Referring to FIGS. 5 and 6, the outlet nozzles are connected to support structure 62 through stems 71 which are in turn connected to the substantially rigid tube 106. Preferably, the rigid tube comprises a protrusion 154 configured for attachment to stem 71. Stem 71 connects to protrusion 154 through a fitting 52. Most preferably, fitting 152 comprises a break-away fitting such that if the nozzle 66 becomes stuck in the settled slurry 112, the stem 71 will break-away from the protrusion 154 before damage is done to either the rigid conduit 106 or the support structure 62.
Tube 106 preferably comprises the shown U-ring 107. Also, fitting 152 preferably comprises the shown detachable tether 153 configured for detachably connecting to U-ring 107. Thus, if the fitting 152 breaks away from protrusion 154, the stem 71 remains detachably connected to tube 106 through tether 153, rather than falling into the fluid 58 in vessel 40.
Stem 71 preferably comprises a channel (not shown) which is in fluid communication with both the tube 106, and the nozzles 66. Accordingly, a fluid expelled through tube 106 will flow through stem 71 and be discharged from the nozzles 66.
Outlet nozzles 66 preferably comprise the shown primary and secondary nozzles 160 and 162, respectively. The secondary nozzles 162 have a respective nozzle length "D" which is less than a length "E" of the primary nozzles 160. Each primary outlet nozzle 160 is preferably joined with a pair of secondary outlet nozzles 162 to form a trident nozzle arrangement 164 (shown in FIG. 6). Preferably, the secondary outlet nozzles 162 will extend at about a 45° angle "G" relative to the primary outlet nozzles 160 of the tridentate nozzle arrangement 164. A potential advantage of the trident nozzle arrangement 164 is illustrated in FIG. 7.
Referring to FIG. 7, each of the three nozzles of the trident nozzle arrangement 164 sprays a separate spray pattern, the three separate spray patterns being illustrated as 166, 168 and 170. The tridentate arrangement 164 is thus configured to expel a fluid in a trifurcated spray pattern, the trifurcated spray pattern comprising the spray patterns 166, 168 and 170. The shown arrows indicate fluid flow lines and illustrate how the trifurcated spray pattern advantageously vigorously sweeps a settled soil slurry 112 off of an upper surface 56 of vessel bottom 52.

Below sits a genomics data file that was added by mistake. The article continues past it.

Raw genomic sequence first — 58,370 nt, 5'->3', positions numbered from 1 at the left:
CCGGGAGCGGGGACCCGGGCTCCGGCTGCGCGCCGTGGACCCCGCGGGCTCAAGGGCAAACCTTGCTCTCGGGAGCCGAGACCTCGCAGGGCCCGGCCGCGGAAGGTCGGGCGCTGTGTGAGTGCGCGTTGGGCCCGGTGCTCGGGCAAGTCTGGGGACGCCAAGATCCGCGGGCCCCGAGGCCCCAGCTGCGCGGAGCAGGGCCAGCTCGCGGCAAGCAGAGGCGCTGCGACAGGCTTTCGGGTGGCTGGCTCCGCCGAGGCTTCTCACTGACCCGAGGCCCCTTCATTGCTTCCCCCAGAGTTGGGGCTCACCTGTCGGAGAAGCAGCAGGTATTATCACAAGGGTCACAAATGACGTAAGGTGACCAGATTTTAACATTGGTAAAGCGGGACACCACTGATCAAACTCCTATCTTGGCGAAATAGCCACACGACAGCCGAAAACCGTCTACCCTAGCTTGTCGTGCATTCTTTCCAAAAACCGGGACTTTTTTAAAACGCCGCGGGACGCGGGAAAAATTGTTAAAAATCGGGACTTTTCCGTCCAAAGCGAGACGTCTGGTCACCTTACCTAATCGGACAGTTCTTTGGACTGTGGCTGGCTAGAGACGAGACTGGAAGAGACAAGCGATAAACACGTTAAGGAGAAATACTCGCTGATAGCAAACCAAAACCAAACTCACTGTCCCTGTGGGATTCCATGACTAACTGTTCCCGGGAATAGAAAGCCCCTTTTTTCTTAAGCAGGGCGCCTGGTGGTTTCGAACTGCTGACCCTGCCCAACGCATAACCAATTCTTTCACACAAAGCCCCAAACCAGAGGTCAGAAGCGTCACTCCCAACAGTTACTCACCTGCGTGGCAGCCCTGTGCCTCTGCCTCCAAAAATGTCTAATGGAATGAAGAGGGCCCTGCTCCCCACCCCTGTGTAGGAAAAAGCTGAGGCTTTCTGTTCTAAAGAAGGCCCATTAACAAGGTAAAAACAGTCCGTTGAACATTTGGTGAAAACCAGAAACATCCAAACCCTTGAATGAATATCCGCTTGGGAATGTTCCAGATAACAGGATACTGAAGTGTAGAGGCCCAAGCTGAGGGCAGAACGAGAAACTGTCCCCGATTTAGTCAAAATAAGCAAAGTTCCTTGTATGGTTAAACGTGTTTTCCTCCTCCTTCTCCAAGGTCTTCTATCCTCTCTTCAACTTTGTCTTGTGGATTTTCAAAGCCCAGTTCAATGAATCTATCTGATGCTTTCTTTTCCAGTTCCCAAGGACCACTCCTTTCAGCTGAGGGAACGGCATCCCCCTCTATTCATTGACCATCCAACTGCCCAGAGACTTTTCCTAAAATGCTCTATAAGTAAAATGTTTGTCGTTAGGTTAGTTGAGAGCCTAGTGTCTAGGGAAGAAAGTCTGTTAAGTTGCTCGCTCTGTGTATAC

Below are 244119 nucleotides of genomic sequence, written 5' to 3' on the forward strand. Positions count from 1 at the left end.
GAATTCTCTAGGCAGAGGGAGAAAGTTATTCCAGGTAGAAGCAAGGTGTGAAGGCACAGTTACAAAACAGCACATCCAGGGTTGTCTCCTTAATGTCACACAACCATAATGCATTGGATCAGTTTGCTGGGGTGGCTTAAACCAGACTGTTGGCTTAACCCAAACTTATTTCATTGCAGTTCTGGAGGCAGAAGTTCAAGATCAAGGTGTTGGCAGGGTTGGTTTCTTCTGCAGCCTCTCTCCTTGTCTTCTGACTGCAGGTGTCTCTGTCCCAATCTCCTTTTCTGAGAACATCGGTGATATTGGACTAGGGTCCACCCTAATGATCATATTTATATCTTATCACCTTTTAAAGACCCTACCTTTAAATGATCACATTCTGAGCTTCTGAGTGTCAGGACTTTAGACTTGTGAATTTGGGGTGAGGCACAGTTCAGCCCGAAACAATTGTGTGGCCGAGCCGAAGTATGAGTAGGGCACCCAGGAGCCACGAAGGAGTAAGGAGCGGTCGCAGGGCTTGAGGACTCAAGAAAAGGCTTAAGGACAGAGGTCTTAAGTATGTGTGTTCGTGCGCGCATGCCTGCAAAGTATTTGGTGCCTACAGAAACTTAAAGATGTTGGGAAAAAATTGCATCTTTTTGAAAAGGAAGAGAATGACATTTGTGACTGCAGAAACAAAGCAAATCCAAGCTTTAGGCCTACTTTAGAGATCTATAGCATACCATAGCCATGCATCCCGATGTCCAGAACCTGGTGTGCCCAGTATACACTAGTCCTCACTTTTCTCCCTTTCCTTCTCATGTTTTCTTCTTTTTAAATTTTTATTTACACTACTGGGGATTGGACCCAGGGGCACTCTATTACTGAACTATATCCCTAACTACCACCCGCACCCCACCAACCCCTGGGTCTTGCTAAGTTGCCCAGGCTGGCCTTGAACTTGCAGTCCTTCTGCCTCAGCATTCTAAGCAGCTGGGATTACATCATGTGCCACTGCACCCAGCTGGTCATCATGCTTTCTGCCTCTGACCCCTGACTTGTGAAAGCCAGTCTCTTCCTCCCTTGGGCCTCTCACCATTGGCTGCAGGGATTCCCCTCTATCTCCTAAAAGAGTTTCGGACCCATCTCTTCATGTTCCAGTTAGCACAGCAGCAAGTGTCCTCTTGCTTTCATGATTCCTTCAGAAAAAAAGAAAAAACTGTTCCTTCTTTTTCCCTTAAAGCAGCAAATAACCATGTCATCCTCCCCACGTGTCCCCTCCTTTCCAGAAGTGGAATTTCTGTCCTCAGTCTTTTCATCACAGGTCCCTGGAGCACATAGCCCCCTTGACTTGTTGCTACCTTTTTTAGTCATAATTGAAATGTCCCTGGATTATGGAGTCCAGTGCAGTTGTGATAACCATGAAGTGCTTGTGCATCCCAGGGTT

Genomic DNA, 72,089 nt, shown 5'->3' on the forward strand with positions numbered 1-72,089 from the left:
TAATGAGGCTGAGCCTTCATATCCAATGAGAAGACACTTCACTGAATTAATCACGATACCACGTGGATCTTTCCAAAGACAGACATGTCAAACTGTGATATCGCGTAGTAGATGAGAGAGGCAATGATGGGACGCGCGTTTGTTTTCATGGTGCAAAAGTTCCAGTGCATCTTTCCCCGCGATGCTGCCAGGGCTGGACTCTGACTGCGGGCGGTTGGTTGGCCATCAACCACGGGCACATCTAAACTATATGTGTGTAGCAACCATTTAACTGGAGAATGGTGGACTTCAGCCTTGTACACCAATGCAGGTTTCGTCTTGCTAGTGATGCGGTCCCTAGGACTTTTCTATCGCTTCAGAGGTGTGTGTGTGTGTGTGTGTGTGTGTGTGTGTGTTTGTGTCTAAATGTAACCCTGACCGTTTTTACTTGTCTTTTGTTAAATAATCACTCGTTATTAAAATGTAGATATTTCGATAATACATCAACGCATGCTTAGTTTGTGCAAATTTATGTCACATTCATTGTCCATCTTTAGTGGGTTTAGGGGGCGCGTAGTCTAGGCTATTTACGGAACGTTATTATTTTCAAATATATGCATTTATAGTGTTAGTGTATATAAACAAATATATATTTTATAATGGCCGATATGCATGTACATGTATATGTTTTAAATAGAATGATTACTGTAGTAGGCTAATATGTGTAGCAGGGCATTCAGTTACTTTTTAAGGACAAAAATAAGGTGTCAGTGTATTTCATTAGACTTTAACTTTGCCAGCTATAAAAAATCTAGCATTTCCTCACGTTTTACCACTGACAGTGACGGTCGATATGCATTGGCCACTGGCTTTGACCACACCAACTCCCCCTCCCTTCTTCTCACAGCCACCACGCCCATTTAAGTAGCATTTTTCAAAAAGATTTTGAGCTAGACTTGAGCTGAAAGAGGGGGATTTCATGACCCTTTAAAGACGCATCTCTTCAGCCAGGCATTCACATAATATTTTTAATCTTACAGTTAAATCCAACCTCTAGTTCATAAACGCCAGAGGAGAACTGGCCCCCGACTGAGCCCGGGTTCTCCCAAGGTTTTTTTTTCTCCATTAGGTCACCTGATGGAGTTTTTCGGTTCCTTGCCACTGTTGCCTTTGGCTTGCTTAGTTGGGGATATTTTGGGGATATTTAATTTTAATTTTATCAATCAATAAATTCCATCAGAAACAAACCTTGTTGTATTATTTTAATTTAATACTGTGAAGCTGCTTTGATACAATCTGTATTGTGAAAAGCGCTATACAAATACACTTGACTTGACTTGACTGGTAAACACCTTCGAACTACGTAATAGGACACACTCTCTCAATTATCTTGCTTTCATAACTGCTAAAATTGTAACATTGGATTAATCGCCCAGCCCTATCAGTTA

Preferably, as shown, the mixing action is generally circular, so that the mixing action is kept generally below the fluid surface 59 and generally below the partially aerobic layer 116. Thus, the mixing may be generally confined to the anaerobic layer 114 when microorganisms requiring anaerobic conditions are utilized in a decontamination process. If the microorganisms utilized do not require anaerobic conditions, then the location of nozzle 66 within the vessel 40 can be varied so as to mix air into the fluid 58. For instance, as will be discussed below, the outlet nozzles are preferably rotatable relative to the support structure 62. Accordingly, the nozzles can be rotated out of the fluid 58 and used to spray fluid through the air and back into fluid 58 to generate a vigorous mixing action at the surface 59 of fluid 58 if it is desired to incorporate air into the fluid 58. Additionally, other means of introducing air into the fluid 58, known to persons of skill in the art, may be utilized. Such other means include, for example, pumping air directly into the fluid 58.
Referring again to FIG. 5, preferably a plurality of three trident nozzle arrangements are attached to a single stem 71. The plurality of three primary nozzles attached to the stem 71 comprise two outside nozzles 167 and an inside nozzle 169 between the outside nozzles. The plurality of three trident nozzle arrangements per stem has been experimentally determined to generally provide better mixing action within the vessel 40 than other arrangements in which more or less trident nozzle arrangements are attached to a single stem 71.
Preferably, during anaerobic mixing the device 62 will be configured to keep the primary outlet nozzles at from about 8 inches to about 24 inches from the upper surface 56 of bottom 52 of the vessel 40. By keeping the nozzles greater than 12 inches from the is upper surface 56, the likelihood of the nozzles inadvertently striking a protrusion of the surface is minimized. Also, by keeping the outlet nozzles within about 24 inches of the bottom 52, the disturbance of top surface 59 is substantially minimized, at least in the preferably embodiments where surface 59 is more than four feet from bottom 52, to reduce the amount of oxygen entering fluid 58.